At the beginning of the 21st Century the world’s total annual capture fisheries and aquaculture production has plateaued at around 100 million tonnes. If China’s aquaculture production, which has increased by 20 million tonnes since 1988, is excluded, the remaining world fisheries production including aquaculture, has actually declined steadily since that time. Demand for seafood, fuelled by elevated consumer preference, improved product quality and distribution and growing acknowledgement of health benefits associated with seafood consumption, continues to outstrip even world population growth.
Current trends project a global shortfall of up to 80 million tonnes per annum in seafood supply within the next thirty years. In Australia, which already imports more than 70 per cent of the seafood it consumes, imports are projected to more than double by 2020 (this projection incorporates the assumption that Australians will continue to pay global seafood prices which reflect growing tension between supply and demand).
Reported declines in capture fisheries production reflect inadequately controlled exploitation of target species, including illegal, unreported and unregulated (IUU) fishing, inadvertent damage to non-target organisms, impacts on fish habitats by inappropriate fishing gears and techniques, and a variety of damaging externalities, such as coastal development, regulation of rivers, urban and agriculture runoff and global warming. Coastal and freshwater fisheries resources in areas of greatest population density have been impacted most. The poor once again suffer disproportionately, as the food source of last resort, subsistence hunting and gathering in open access waterways, succumbs to external pressures and/or is claimed by the technologically advantaged.
A major contributor to the failure of management to act in developing and developed countries is exploitation of uncertainty over the nature of change and assessment of causes. The exploitation of ignorance, the marginalisation of those affected and the deliberate pursuit of short-term gains at the expense of long-term sustainability have further confounded resource management and fuelled social tensions.
Trends in the trade in seafood highlight their own tensions, particularly those between fish for the wealthy and fish for the poor. Developing countries are net exporters and developed countries, importers. Subsidies in developed countries, often coupled with trade barriers against countries using cheaper labour costs to produce competitive exports, are willingly used to disadvantage poorer countries. Estimates of benefits that could be redistributed to developing countries from the removal of all such biases start at $100 billion.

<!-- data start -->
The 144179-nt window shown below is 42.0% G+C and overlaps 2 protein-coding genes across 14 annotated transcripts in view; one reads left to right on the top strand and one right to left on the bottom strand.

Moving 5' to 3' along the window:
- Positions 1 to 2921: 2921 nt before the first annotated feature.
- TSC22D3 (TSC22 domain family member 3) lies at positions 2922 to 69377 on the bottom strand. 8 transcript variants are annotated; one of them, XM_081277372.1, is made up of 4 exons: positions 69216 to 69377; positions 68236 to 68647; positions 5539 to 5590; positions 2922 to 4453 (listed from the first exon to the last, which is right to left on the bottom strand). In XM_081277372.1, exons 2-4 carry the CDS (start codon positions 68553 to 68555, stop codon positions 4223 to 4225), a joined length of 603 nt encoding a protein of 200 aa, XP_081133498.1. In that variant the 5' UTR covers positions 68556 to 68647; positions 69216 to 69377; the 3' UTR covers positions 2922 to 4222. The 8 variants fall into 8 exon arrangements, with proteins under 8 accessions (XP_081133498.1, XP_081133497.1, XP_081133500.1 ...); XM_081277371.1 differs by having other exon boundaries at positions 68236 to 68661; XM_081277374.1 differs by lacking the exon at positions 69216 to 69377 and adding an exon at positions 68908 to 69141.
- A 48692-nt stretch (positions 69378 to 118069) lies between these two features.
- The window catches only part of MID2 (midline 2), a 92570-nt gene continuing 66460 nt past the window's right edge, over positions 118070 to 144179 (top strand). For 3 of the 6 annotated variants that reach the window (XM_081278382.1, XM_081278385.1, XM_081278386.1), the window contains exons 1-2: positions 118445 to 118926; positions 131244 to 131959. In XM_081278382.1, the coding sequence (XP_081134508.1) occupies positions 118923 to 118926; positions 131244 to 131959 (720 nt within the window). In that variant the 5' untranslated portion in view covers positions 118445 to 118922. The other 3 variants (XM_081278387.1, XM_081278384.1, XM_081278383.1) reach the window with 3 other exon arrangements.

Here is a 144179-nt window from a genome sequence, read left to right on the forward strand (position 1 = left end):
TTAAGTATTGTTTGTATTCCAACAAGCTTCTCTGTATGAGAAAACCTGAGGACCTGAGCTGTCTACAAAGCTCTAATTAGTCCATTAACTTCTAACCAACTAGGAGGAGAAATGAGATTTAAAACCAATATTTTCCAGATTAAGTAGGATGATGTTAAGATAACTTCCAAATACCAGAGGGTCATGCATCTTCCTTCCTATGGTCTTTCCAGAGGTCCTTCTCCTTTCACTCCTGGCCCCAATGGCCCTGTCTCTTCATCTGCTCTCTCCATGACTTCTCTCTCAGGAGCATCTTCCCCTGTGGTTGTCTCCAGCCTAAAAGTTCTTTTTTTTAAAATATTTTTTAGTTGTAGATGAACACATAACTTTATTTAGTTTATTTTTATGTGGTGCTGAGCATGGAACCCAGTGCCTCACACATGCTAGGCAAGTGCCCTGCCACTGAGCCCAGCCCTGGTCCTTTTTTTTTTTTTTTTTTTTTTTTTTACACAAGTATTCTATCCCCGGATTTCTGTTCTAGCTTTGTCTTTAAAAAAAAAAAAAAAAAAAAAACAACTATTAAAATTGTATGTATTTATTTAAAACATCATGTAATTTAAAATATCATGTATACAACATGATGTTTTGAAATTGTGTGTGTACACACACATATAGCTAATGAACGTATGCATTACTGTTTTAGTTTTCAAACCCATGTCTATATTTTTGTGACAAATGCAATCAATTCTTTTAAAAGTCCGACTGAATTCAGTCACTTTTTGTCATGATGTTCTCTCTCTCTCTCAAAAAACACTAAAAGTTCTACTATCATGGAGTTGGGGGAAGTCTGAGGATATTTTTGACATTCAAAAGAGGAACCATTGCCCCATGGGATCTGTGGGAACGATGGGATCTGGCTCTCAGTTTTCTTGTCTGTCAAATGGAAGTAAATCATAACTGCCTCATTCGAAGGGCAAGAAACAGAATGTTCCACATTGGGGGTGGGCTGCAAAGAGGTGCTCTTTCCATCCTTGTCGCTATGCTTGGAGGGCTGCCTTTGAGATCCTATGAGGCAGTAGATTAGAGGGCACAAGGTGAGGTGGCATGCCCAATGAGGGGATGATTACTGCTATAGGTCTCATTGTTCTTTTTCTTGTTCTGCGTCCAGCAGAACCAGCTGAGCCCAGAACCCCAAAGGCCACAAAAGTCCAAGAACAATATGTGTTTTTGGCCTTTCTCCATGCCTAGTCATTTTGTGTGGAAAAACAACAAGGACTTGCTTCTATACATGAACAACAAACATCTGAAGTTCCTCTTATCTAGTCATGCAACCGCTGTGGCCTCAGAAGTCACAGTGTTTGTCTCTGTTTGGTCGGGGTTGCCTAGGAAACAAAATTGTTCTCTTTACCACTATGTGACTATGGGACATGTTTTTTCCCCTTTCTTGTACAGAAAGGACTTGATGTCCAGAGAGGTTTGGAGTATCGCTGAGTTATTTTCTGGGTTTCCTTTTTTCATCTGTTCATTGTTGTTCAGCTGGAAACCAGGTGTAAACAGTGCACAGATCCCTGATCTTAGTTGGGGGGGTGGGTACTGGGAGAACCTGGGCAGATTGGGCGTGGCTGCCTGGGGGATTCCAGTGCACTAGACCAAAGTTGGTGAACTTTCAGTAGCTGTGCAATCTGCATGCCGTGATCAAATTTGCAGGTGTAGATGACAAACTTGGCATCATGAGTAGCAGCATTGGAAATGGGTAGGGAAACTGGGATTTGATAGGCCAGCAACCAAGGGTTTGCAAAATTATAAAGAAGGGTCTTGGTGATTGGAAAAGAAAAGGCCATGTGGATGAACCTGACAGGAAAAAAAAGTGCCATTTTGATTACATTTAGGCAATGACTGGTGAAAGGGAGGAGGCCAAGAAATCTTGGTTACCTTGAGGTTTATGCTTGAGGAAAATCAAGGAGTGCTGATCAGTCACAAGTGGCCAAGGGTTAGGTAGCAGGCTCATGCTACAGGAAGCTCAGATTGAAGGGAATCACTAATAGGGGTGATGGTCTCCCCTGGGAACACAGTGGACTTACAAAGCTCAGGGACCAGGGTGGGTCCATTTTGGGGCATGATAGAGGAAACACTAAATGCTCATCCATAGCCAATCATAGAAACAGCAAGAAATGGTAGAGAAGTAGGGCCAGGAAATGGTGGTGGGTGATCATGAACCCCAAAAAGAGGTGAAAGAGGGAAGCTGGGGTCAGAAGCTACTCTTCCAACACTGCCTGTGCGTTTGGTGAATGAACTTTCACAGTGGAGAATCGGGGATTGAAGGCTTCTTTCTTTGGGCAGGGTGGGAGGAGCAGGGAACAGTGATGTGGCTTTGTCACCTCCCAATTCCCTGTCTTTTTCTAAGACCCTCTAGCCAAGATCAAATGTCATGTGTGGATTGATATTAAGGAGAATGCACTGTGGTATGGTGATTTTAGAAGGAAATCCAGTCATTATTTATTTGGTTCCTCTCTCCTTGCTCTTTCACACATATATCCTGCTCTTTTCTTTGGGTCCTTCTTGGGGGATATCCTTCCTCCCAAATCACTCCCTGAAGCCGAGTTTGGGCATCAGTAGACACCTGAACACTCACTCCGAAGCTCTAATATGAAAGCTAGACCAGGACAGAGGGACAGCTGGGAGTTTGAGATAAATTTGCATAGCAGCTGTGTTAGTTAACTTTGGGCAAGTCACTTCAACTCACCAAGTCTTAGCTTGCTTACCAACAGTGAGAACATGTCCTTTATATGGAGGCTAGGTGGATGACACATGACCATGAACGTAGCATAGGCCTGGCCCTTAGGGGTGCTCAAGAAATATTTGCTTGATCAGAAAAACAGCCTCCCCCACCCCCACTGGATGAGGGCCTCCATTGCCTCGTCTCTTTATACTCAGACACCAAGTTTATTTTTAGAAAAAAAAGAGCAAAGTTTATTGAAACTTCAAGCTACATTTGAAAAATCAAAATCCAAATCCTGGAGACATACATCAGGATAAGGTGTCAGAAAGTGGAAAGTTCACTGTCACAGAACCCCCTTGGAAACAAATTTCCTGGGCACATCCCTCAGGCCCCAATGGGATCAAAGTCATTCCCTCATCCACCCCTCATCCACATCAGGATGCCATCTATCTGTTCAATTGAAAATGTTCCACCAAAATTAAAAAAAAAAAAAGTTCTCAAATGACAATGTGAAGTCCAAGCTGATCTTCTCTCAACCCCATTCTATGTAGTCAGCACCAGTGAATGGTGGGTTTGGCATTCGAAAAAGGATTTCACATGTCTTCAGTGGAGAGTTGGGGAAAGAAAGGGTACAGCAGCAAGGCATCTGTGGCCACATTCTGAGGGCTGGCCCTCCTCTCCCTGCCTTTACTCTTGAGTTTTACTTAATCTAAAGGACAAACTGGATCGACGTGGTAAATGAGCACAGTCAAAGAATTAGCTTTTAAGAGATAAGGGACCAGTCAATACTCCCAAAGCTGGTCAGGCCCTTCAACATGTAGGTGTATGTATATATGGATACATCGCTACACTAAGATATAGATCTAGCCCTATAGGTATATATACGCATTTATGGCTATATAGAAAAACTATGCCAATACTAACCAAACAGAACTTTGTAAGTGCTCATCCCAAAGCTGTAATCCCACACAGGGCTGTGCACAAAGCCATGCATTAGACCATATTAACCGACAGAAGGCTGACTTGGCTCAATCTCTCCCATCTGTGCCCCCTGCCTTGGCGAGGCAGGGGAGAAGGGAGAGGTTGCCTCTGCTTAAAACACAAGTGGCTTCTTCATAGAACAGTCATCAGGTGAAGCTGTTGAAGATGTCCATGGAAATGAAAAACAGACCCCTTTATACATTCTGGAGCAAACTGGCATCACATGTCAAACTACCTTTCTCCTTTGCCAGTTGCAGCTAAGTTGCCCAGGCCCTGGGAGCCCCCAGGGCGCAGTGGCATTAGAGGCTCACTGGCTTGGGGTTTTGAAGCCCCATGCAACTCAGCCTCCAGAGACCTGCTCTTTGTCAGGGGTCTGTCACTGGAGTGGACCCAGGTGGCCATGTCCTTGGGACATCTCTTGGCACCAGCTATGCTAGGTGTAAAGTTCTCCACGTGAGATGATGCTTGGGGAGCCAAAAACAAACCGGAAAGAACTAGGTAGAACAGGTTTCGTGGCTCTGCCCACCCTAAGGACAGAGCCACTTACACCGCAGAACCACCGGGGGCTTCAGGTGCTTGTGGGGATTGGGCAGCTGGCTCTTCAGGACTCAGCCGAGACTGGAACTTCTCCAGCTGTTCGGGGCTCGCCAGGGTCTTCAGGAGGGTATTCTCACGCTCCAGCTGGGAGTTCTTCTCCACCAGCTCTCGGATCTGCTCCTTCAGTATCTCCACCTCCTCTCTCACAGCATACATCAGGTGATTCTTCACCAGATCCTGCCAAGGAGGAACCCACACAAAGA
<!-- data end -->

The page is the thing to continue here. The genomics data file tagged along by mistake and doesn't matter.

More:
While international trade may help to alleviate poverty for some countries it also tends to make fish as food increasingly unattainable in areas where poor people are concentrated. In many countries relatively sophisticated industrial exploitation of aquatic resources has replaced traditional hunting and gathering of what were common property or community resources. The poor seldom share proportionally in the redistribution of resources, which accompanies “development” and their subsistence opportunities are being progressively eroded. This is most apparent in developing countries but is still demonstrated in “recreational” fisheries in developed countries where wealth, expressed in ownership of boats and/or other superior equipment, facilitates greater resource access.
Unfortunately, the inappropriate use of property rights, often exacerbated by inadequate companion management measures, has further disenfranchised the poor. The assumption that individual ownership of natural resources automatically brings stewardship, which benefits long-term sustainability at the expense of short-term gains, has proven flawed.
Allocation of resources is not in itself a panacea for fisheries management problems. Lamentably, allocation is normally not preceded by an understanding of the management measures that are necessary to ensure conservation of the resource base, and/or the ecosystems that underpin sustainability. The often-political “mileage” that comes from allocation is seldom paralleled by enforcement of the responsibilities, which are essential to protect the interests of the broader community and future generations, even on the rare occasions when these interests are fully understood.
Aquaculture is anticipated to play a greatly increased role in meeting future demand for seafood: indeed it must, as supply-side alternatives have not yet been identified. But it is sobering to note that if China’s figures are excluded, global increases in aquaculture production in the last 10 years have not even equalled declines in capture fisheries production. If projected seafood demand is to be met quantum changes are necessary.